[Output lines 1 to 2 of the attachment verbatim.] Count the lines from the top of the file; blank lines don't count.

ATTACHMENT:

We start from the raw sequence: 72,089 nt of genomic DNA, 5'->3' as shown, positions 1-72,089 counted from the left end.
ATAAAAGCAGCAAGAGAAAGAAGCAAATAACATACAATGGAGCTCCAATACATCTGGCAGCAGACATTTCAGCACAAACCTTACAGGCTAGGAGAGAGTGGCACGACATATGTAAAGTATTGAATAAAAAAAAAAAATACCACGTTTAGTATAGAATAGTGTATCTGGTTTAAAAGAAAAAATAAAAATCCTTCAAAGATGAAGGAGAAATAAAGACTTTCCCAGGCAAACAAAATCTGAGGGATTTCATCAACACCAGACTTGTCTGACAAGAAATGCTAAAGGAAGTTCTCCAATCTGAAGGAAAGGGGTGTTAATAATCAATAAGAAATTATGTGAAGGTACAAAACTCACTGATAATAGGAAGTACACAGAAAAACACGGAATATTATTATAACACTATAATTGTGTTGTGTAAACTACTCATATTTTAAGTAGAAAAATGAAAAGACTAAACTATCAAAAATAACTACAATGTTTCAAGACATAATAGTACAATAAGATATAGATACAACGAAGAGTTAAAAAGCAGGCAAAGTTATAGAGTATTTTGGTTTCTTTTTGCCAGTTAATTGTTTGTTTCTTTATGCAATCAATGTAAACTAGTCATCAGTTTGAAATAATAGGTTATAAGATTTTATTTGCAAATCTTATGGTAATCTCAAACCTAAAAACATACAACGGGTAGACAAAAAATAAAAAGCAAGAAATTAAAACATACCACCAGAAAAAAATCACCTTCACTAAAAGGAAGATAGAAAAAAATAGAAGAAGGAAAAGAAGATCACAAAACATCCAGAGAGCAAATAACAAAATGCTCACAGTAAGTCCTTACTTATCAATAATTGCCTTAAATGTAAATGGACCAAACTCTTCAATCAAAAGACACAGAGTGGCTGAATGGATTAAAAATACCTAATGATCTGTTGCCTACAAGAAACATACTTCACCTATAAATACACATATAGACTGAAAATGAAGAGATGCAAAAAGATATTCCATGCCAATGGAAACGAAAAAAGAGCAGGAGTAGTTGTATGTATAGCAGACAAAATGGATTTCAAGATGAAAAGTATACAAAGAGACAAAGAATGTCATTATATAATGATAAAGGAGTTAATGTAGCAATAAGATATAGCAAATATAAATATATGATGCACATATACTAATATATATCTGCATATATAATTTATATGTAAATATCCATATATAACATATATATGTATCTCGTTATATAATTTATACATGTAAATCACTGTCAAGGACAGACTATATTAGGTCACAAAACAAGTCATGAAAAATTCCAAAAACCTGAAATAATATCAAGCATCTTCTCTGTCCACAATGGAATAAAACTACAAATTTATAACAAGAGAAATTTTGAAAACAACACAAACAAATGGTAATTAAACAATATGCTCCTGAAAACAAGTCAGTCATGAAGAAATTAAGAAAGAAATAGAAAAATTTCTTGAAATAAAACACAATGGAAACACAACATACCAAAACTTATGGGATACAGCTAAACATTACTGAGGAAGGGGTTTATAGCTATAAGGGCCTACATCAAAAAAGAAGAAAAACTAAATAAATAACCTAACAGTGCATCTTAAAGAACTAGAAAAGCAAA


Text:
We start from the raw sequence: 72,089 nt of genomic DNA, 5'->3' as shown, positions 1-72,089 counted from the left end.
ATAAAAGCAGCAAGAGAAAGAAGCAAATAACATACAATGGAGCTCCAATACATCTGGCAGCAGACATTTCAGCACAAACCTTACAGGCTAGGAGAGAGTGGCACGACATATGTAAAGTATTGAATAAAAAAAAAAAATACCACGTTTAGTATAGAATAGTGTATCTGGTTTAAAAGAAAAAATAAAAATCCTTCAAAGATGAAGGAGAAATAAAGACTTTCCCAGGCAAACAAAATCTGAGGGATTTCATCAACACCAGACTTGTCTGACAAGAAATGCTAAAGGAAGTTCTCCAATCTGAAGGAAAGGGGTGTTAATAATCAATAAGAAATTATGTGAAGGTACAAAACTCACTGATAATAGGAAGTACACAGAAAAACACGGAATATTATTATAACACTATAATTGTGTTGTGTAAACTACTCATATTTTAAGTAGAAAAATGAAAAGACTAAACTATCAAAAATAACTACAATGTTTCAAGACATAATAGTACAATAAGATATAGATACAACGAAGAGTTAAAAAGCAGGCAAAGTTATAGAGTATTTTGGTTTCTTTTTGCCAGTTAATTGTTTGTTTCTTTATGCAATCAATGTAAACTAGTCATCAGTTTGAAATAATAGGTTATAAGATTTTATTTGCAAATCTTATGGTAATCTCAAACCTAAAAACATACAACGGGTAGACAAAAAATAAAAAGCAAGAAATTAAAACATACCACCAGAAAAAAATCACCTTCACTAAAAGGAAGATAGAAAAAAATAGAAGAAGGAAAAGAAGATCACAAAACATCCAGAGAGCAAATAACAAAATGCTCACAGTAAGTCCTTACTTATCAATAATTGCCTTAAATGTAAATGGACCAAACTCTTCAATCAAAAGACACAGAGTGGCTGAATGGATTAAAAATACCTAATGATCTGTTGCCTACAAGAAACATACTTCACCTATAAATACACATATAGACTGAAAATGAAGAGATGCAAAAAGATATTCCATGCCAATGGAAACGAAAAAAGAGCAGGAGTAGTTGTATGTATAGCAGACAAAATGGATTTCAAGATGAAAAGTATACAAAGAGACAAAGAATGTCATTATATAATGATAAAGGAGTTAATGTAGCAATAAGATATAGCAAATATAAATATATGATGCACATATACTAATATATATCTGCATATATAATTTATATGTAAATATCCATATATAACATATATATGTATCTCGTTATATAATTTATACATGTAAATCACTGTCAAGGACAGACTATATTAGGTCACAAAACAAGTCATGAAAAATTCCAAAAACCTGAAATAATATCAAGCATCTTCTCTGTCCACAATGGAATAAAACTACAAATTTATAACAAGAGAAATTTTGAAAACAACACAAACAAATGGTAATTAAACAATATGCTCCTGAAAACAAGTCAGTCATGAAGAAATTAAGAAAGAAATAGAAAAATTTCTTGAAATAAAACACAATGGAAACACAACATACCAAAACTTATGGGATACAGCTAAACATTACTGAGGAAGGGGTTTATAGCTATAAGGGCCTACATCAAAAAAGAAGAAAAACTAAATAAATAACCTAACAGTGCATCTTAAAGAACTAGAAAAGCAAA